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Using the Sun Java Real-Time System

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Eric J. Bruno, coauthor of Real-Time Java Programming with Java RTS, presents a primer in using Java RTS to build real-time Java solutions.
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The Sun Java Real-Time System (Java RTS) is a Java virtual machine implementation that is compliant with the Real-Time Specification for Java (RTSJ). Real-time Java applications are subject to some form of time constraint. For instance, if your application must perform processing at precise time intervals, or must respond to an event within a well-defined timeframe (a deadline), then you have a real-time requirement.

Building real-time applications is challenging because you must guarantee that your code meets its deadline predictably and deterministically. Java SE generally cannot meet this guarantee due to the nondeterministic behavior of the garbage collector and just-in-time (JIT) compiler, and the lack of strict priority-based dispatching of threads. Java RTS and the RTSJ solve these challenges by defining how Java applications must behave in the real-time space. Java RTS provides the runtime, APIs, and tools necessary to reason about and control the temporal behavior of your Java applications.

Based on the Java SE 5 codebase, Java RTS runs on Solaris 10, Red Hat MRG Linux, and Novell's SUSE Linux Enterprise Real-Time Extension (Red Hat and SUSE are POSIX real-time Linux products). Although these OS distributions are officially supported, you can get Java RTS to run on the latest Linux kernel with the RT-PREEMPT patches installed (a requirement to achieve real-time behavior on Linux). Let's examine some of the features of Java RTS for real-time Java development.

The RealtimeThread Class

For your code to run with real-time, deterministic characteristics in Java RTS, you must execute it within a real-time thread. To do so, create a class that extends the Runnable interface and create a javax.realtime.RealtimeThread (RTT) object in place of a java.lang.Thread to execute your application code (see Listing 1).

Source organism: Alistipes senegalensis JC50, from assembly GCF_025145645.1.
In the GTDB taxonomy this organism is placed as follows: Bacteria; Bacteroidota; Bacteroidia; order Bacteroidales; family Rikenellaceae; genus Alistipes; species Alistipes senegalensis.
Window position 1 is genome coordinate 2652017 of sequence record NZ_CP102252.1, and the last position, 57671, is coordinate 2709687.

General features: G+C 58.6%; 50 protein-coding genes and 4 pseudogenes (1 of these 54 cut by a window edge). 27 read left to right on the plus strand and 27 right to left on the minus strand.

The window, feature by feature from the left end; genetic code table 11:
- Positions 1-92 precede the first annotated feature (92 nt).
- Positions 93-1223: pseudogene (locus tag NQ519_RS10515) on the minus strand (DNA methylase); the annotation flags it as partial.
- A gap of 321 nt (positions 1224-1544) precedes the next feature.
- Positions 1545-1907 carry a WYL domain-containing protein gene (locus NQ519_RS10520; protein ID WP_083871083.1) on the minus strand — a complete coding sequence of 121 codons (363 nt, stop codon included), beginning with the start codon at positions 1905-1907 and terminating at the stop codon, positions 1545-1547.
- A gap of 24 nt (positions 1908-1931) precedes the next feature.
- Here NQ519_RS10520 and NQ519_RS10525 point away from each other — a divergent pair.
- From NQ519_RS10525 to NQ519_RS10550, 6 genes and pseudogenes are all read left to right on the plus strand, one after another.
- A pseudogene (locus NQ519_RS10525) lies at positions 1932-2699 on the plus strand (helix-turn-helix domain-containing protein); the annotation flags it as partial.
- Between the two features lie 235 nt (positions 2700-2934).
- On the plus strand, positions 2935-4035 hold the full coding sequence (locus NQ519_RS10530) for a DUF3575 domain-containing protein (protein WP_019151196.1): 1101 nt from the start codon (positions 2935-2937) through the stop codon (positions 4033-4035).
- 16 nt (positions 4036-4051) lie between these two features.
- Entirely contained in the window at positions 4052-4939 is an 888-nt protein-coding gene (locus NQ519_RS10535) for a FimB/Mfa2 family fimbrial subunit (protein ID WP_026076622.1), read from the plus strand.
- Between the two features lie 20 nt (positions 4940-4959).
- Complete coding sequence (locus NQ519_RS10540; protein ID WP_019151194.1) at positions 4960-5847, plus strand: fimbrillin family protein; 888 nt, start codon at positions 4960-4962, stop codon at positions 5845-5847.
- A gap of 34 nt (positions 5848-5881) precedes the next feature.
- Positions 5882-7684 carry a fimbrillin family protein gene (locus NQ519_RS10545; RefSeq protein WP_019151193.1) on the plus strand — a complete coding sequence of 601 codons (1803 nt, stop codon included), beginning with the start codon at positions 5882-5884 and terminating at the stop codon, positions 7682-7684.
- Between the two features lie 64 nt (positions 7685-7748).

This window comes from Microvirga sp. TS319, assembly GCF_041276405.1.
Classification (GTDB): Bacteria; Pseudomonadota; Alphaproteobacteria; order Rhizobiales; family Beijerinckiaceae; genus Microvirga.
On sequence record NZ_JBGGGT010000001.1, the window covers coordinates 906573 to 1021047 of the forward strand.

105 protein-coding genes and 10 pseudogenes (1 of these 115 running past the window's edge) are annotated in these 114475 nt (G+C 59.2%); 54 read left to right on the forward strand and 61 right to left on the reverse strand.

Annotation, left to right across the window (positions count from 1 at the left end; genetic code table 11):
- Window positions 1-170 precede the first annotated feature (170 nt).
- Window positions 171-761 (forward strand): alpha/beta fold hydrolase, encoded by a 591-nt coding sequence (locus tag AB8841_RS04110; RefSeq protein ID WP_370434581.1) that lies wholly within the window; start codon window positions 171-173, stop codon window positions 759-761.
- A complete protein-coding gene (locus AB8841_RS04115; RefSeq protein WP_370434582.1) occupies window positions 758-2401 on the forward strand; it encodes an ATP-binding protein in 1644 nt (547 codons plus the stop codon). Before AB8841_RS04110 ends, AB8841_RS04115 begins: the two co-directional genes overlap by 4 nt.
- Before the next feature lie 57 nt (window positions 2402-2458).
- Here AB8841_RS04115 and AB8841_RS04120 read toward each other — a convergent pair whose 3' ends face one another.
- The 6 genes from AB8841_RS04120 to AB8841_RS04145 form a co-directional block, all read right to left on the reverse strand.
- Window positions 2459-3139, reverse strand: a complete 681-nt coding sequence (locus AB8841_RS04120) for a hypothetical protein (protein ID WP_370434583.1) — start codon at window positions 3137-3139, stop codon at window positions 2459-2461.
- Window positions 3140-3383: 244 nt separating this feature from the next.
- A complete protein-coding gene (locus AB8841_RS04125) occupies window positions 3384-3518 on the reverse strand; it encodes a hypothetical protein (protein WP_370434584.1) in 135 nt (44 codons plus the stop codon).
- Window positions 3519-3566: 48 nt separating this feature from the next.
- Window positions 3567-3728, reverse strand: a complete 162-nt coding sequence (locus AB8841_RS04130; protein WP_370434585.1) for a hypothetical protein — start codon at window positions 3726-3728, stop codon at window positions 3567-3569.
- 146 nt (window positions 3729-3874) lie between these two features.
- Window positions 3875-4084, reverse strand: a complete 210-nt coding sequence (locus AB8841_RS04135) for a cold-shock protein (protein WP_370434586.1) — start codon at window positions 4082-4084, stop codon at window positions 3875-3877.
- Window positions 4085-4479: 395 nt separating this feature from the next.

Listing 1: Executing a Runnable in a RealtimeThread.

import javax.realtime.*;
public class MyApp {
    class MyRunnable implements Runnable {
        public MyRunnable() {
            // ...
        }

        public void run() {
            // Application logic here...
        }
    }

    public MyApp() {
        // Run at realtime priority
        PriorityParameters sched =
            new PriorityParameters(
                PriorityScheduler.instance().getMinPriority());

        // Create the RealtimeThread to execute the runnable
        RealtimeThread rtt = new RealtimeThread(
                  sched,              // priority
                  null,               // release parameters
                  null,               // memory parameters
                  null,               // memory area
                  null,               // processing group
                  new MyRunnable() ); // The runnable

        rtt.start();
    }

    public static void main(String[] args) {
        MyApp main = new MyApp();
    }
}

Alternatively, your class can extend RealtimeThread directly (see Listing 2). Set your RTT's priority and other (optional) real-time characteristics, and start it like you would any Thread. You can optionally set the priority and start the RTT in the MyRealtimeClass constructor, hiding the details of the real-time implementation from the caller.

Listing 2: Extending RealtimeThread.

import javax.realtime.*;
public class MyApp {
    class MyRealtimeClass extends RealtimeThread {
        public MyRealtimeClass() {
            // ...
        }

        public void run() {
            // Application logic here...
        }
    }

    public MyApp() {
        // Run at realtime priority
        PriorityParameters priority =
            new PriorityParameters(
                PriorityScheduler.instance().getMinPriority());

        MyRealtimeClass rtt = new MyRealtimeClass();
        rtt.setSchedulingParameters( priority );
        rtt.start();
    }

    public static void main(String[] args) {
        MyApp main = new MyApp();
    }
}

Depending on your requirements, you may need to perform processing on regular time intervals. Java RTS supports periodic real-time threads; through its high-resolution timer facility, it ensures that your code RTT is released at precise points in time to meet its periodic requirement. To invoke this behavior, you create a PeriodicParameters object, set the time period, and set it as your RTT's release parameter (see Listing 3). The code shown in bold illustrates the changes from the previous example.

Listing 3: Defining a periodic RealtimeThread.

// ...

// Run at realtime priority
PriorityParameters priority =
    new PriorityParameters(
        PriorityScheduler.instance().getMinPriority());

// 10 millisecond periodic release
RelativeTime tenMillis = new RelativeTime( 10, // millisecods
                                           0); // nanoseconds
ReleaseParameters period =
    new PeriodicParameters( tenMillis ); 
MyRealtimeClass rtt = new MyRealtimeClass();
rtt.setSchedulingParameters( priority );
rtt.setReleaseParameters( period ); 
rtt.start();

// ... 

Java RTS allows you to set thread priorities so you can precisely control the order of processing within your application. Also, by default, code in an RTT executes at a higher priority than the garbage collector. This setup eliminates the unpredictability associated with Java SE's collector, and eliminates most latency associated with garbage collection for your time-critical code. Let's take a brief look the real-time garbage collector in Java RTS.

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